Most of us here at Marx ran cross country and track in college. Between all of us, we can typically identify 3 different scenarios for post-collegiate runners. The first is the “I’m never running another step in my darn life” runner. Next, and probably the most common, is the runner who stops running for some period of time after college. They work full-time, drink beer and eat junk food. They then hit a point where they realize what a slob they’ve become and vow to start running again. The final scenario is the runner who continues putting in the mileage after college because they simply love running. (That’s the category most of us fall into 🙂 of course). We’ll take a closer look at each of these different types of runners.
The “I’m never running another step in my darn life” runner is, unfortunately, all too common. In our experience, these runners typically tend to have the most natural talent. They were standouts in high school and maybe even ran collegiately on scholarship. For whatever reason, over the course of their college running career, they come to despise running. This could be due to the enormous pressure others placed on them to live up to expectations. Perhaps their own expectations begin to take a toll. At some point, running ceases to be something they do because they truly love it. Instead it becomes a task done to satisfy coaches or parents or simply to meet the requirements of their scholarship. Injuries may also play a role in their disdain for running and begin to weigh on the psyche. The underlying lesson here: It’s just running! Keep it light and keep it fun. Don’t run to satisfy anyone but yourself.
Our next runner, the glorious comeback runner, realizes after so many years that they actually need running. This runner enjoyed running in college, probably was decent or even one of the best on the team. When they stop running after college, they attribute it to simply moving on in life. They enter the working world and start living like a typical American. Unfortunately for them, the typical American doesn’t pursue the most healthy lifestyle (to say the least). Years of working long hours, beer drinking and junk food begin to take their toll. Eventually, this runner realizes that running was once a rock in their life. It was great exercise, it encouraged them to eat well, and it was a relaxing break from everything else they had going on in their hectic life. They begin to yearn to have it back and ultimately, they pick up the running shoes. Getting back into shape is harder than they ever imagined, but it’s worth it to rediscover something that was once a daily staple in their life. For most, they never get back into the peak form that they experienced in college, but some do. Either way, running works to add balance and consistency in one’s daily routine. It’s something they realize shouldn’t be taken for granted!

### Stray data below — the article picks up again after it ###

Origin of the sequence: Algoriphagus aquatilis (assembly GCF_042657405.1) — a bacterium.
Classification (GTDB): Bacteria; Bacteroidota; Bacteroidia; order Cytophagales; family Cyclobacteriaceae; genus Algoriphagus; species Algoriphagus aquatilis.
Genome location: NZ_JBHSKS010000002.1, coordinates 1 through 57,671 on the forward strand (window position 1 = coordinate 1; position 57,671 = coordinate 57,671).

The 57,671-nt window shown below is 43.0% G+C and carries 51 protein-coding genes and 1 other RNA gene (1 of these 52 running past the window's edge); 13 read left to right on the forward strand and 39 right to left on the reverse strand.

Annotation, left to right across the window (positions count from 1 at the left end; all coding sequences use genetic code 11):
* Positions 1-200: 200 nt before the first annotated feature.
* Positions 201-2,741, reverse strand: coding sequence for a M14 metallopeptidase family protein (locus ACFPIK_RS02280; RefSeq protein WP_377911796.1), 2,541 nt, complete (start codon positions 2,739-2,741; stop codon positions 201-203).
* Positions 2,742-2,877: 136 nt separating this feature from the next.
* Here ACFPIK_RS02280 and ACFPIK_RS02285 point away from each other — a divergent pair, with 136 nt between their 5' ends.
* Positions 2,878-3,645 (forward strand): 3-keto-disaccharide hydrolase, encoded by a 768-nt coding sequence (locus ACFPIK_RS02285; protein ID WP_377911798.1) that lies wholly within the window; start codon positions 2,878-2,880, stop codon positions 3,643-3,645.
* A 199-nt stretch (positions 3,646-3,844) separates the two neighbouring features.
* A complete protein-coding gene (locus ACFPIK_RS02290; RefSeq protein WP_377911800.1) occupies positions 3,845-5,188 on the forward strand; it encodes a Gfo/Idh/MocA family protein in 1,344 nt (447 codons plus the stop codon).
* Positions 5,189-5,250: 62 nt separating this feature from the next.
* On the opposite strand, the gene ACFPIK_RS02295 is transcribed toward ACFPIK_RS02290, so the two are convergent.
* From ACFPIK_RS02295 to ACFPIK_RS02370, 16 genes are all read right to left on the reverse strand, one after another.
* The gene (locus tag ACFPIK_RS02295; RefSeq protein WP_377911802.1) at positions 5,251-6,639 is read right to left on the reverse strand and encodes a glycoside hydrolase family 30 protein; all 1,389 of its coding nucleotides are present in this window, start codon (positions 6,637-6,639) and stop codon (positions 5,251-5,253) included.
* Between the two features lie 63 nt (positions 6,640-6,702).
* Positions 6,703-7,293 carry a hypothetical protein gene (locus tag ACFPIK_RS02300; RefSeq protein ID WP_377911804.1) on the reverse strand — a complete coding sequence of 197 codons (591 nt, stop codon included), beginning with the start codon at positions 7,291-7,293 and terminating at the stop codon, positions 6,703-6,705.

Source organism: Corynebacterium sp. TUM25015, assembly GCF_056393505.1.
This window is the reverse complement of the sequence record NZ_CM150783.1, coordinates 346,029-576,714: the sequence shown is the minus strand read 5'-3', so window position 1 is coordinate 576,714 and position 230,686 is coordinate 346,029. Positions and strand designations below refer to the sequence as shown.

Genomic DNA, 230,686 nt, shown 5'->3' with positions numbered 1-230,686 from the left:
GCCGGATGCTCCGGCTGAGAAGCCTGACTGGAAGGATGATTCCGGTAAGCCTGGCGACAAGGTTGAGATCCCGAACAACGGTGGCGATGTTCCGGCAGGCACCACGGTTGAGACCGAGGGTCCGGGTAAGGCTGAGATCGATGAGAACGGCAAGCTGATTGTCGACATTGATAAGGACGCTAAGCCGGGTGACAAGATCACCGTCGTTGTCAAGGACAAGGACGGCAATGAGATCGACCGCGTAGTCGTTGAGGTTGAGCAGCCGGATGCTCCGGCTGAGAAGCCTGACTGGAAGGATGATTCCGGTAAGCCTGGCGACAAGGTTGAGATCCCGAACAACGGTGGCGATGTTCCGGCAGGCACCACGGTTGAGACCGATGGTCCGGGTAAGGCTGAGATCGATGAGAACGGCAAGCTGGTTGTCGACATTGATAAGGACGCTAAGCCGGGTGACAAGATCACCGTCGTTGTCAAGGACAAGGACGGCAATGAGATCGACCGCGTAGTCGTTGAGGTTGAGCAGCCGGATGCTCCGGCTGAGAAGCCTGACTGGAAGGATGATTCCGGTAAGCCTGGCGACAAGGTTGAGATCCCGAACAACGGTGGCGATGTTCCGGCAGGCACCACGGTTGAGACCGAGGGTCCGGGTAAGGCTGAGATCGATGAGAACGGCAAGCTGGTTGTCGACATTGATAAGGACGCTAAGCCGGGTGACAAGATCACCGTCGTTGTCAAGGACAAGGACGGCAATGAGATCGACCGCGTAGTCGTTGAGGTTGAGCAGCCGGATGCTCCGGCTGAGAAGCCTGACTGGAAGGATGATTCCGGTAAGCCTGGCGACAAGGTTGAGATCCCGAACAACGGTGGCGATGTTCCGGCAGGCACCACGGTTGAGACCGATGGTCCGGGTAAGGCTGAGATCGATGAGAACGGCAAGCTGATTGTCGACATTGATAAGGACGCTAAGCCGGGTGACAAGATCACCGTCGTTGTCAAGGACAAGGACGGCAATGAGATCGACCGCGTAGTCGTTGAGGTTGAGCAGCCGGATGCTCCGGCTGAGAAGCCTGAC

The final type of post-collegiate runner, the one who never stops running, is simply the most passionate about running. This category engulfs the widest spectrum of runners. This runner may have even been one of the slowest on their team, but for them, they simply enjoyed running and the camaraderie of having others to workout with. Another common scenario in this category is the standout 5k/10k runner who wants to take advantage of the past 4 years of mileage and have a go at the marathon. For them, the marathon isn’t about crossing it off the bucket list but about being competitive and discovering if their true potential lies in 26.2 miles. Most professional runners also fall into this category. They were typically on scholarship and took advantage of the opportunity to develop athletically while gaining an academic degree. Upon their graduation, they have a shoe contract waiting for them. Most of us at Marx Running fall into this category as well. We ran in college but still have the fire to train everyday and compete in local road races. For us, and for the other runners in this category, the passion for running never faded.
If you ran in college or know someone that did, chances are they fall into one of these 3 categories. It’s always interesting to learn about the diverse backgrounds of runners and the different motivations they have for doing what they do. To continue running when you no longer have a mandatory practice everyday and a coach breathing down your neck is a matter of how passionate someone truly is about running. We hope the collegiate system can fuel this passion rather than burn it out!